While it is important to create as comprehensive an inventory as possible, those organizations just getting started with GRC will want to consider that according to more than 80 percent of enterprise data takes an unstructured form (i.e. documents, spreadsheets, web pages, image and media files) and 25 to 35 percent of it is security and compliance intensive. Thus, an inventory of network-attached storage and storage area network storage as well as file system contents is a logical starting point.
Technologies that give complete visibility to unstructured data as well as the permissions and access controls that are in place can greatly help with the inventory process. 
2. Identify data business owners. Business owners have the most context for the data they create, its value and its sensitivity. Giving administrators the means to collaborate with data owners on projects increases their accuracy and expediency. This can save hundreds of hours from storage clean-up projects, data migrations, access control revocations and even domain consolidations. And doing this as part of first steps for GRC planning will also ensure future communication for the purposes of defining data protection and preservation policies. Technologies that maintain detailed statistics on data creation, access and use is essential in terms of providing administrators with the insight necessary to carry out GRC tasks.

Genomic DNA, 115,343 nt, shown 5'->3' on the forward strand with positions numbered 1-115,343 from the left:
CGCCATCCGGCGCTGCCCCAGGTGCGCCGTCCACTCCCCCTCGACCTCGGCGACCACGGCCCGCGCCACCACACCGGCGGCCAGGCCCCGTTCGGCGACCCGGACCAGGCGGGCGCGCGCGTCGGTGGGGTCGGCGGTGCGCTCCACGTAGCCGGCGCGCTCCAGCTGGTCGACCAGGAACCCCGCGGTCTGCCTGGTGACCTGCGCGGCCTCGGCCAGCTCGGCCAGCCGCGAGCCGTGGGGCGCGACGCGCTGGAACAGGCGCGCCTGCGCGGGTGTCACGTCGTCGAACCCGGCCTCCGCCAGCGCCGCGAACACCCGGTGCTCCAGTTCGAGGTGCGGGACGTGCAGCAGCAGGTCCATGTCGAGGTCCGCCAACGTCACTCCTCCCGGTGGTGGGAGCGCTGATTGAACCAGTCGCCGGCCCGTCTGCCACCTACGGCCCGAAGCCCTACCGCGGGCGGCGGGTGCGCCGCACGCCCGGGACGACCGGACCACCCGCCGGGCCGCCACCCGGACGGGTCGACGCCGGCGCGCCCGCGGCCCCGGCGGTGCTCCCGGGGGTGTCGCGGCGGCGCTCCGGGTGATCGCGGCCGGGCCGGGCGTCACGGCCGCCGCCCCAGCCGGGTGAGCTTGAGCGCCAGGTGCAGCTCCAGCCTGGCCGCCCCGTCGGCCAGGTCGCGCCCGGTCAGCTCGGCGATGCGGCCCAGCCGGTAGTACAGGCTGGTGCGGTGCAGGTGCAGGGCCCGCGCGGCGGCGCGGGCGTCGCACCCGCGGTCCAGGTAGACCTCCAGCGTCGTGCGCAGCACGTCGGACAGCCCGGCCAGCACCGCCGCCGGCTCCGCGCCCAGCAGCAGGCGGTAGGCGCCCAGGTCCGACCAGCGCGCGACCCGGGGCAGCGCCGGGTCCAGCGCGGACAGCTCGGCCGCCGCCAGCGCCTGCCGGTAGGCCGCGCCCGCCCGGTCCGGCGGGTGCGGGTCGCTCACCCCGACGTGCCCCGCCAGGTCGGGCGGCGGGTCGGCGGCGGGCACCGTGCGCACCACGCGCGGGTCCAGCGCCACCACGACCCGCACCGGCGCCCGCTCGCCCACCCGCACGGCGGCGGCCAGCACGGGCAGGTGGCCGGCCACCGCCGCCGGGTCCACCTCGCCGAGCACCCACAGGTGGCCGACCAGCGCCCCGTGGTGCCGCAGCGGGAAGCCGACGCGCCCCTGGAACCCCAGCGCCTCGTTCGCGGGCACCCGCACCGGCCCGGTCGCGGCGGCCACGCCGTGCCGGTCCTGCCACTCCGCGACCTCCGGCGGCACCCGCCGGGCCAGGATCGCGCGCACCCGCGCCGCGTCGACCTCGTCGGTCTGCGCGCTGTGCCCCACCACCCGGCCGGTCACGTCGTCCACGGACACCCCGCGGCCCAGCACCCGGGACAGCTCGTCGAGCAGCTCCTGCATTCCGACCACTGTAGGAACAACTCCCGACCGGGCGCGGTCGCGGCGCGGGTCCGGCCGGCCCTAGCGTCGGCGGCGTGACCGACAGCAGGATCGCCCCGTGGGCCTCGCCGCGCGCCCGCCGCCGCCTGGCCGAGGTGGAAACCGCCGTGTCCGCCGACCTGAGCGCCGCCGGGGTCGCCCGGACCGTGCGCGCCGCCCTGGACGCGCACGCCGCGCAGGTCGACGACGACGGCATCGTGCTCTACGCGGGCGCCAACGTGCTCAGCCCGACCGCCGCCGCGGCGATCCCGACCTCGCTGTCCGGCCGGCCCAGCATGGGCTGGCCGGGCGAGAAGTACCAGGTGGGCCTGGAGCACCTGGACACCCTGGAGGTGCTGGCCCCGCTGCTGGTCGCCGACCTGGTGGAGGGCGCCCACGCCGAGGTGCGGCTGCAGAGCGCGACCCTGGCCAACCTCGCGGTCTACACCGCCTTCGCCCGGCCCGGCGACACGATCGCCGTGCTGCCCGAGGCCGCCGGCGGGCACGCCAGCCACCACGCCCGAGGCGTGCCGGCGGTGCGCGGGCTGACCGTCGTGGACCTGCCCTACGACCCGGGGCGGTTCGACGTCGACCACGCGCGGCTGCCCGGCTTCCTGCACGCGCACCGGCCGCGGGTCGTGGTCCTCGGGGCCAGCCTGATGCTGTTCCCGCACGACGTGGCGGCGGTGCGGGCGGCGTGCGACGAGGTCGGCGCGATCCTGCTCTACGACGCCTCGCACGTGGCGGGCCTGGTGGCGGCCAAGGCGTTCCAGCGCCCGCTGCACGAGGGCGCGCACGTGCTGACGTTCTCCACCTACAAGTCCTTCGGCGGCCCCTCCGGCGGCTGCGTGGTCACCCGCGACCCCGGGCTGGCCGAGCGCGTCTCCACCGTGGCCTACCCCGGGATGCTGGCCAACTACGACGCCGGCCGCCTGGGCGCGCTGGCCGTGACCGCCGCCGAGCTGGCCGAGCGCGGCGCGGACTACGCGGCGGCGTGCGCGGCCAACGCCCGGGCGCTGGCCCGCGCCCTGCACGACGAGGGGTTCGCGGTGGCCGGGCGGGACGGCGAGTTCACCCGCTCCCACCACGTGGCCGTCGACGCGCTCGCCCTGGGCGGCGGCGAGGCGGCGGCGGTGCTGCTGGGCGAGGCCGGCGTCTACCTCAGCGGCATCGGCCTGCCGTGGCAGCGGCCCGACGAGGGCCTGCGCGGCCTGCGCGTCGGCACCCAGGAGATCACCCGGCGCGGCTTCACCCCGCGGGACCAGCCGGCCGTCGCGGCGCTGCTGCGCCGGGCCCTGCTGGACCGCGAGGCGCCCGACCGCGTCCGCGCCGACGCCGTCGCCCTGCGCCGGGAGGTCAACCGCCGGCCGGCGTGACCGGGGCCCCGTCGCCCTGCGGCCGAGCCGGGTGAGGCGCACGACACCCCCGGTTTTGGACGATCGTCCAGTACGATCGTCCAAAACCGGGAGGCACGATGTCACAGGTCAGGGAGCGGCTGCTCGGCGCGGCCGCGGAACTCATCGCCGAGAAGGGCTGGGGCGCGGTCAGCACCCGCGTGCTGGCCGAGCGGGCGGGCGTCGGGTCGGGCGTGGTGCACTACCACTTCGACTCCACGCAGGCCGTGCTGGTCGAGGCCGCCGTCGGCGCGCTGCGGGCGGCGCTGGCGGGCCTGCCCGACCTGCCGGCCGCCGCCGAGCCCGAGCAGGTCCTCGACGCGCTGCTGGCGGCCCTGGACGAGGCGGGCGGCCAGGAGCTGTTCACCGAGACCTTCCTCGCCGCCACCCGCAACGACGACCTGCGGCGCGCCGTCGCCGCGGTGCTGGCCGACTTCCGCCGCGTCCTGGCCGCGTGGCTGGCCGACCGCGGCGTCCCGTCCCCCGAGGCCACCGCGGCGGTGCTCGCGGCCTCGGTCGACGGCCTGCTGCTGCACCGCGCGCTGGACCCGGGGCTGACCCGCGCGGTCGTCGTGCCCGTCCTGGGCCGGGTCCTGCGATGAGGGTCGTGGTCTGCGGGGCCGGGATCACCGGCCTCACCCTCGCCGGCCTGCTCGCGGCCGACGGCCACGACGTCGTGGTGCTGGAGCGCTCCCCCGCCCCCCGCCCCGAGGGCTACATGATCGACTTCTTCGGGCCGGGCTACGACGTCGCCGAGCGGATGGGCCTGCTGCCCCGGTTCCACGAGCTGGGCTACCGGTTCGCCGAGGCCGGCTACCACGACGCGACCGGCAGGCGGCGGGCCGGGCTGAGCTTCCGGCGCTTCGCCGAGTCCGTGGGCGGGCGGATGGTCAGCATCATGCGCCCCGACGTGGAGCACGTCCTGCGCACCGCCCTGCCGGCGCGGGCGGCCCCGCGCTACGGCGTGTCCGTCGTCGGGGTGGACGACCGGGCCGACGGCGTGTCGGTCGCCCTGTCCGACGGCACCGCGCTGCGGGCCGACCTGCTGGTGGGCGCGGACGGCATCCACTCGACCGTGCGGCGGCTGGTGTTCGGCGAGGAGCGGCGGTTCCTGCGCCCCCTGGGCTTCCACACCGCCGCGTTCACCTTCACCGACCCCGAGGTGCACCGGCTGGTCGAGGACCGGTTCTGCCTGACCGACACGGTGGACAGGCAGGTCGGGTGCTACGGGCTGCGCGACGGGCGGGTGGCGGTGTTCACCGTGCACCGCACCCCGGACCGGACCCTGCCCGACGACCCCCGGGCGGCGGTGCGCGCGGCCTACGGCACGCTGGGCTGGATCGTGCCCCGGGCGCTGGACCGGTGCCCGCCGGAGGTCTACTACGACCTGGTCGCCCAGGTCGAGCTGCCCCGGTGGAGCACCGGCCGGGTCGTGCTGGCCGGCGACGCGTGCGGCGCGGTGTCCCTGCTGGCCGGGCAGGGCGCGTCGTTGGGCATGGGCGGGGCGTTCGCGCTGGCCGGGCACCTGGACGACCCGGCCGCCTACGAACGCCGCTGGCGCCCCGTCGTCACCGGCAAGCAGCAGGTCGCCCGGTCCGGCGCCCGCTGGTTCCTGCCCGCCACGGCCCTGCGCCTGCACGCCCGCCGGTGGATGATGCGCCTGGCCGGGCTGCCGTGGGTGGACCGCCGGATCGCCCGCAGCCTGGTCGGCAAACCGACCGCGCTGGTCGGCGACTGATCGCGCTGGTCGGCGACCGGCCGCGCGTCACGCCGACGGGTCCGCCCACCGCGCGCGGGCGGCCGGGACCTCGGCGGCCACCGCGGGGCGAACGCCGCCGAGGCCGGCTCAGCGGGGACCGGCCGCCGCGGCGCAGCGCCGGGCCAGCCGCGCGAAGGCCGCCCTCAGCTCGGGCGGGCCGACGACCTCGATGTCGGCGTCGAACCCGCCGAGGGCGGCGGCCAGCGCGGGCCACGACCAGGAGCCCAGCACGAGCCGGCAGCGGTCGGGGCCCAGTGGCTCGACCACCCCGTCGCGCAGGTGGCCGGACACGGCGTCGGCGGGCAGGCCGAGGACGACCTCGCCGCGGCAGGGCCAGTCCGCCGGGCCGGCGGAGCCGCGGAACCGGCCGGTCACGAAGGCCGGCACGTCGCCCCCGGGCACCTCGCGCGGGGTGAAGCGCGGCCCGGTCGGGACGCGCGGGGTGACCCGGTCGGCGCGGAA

3. Link IT and the business units. Currently, IT operations and personnel are almost solely responsible for managing where data resides and the security policies, access controls and monitoring facilities that are in place. This means that when it comes to data entitlement and access authorization management, the process is managed by people with no in-depth context for the data or its business materiality. In fact, most decisions about the data are the burden of the technical staff of organizations as opposed to the business units. Plans for GRC initiatives should aim to establish a broad organization-wide management framework for data so that business owners manage access and IT operations remains responsible for maximizing its availability. And in those functional areas where responsibilities overlap, a properly functioning GRC environment enables and enforces collaboration among all data stakeholders. Technologies that can link IT, data business owners, data users and process auditors are key to carrying out this part of the GRC process. Specifically, a product that can broker user requests to data and enforce the decisions of the authorizers is essential.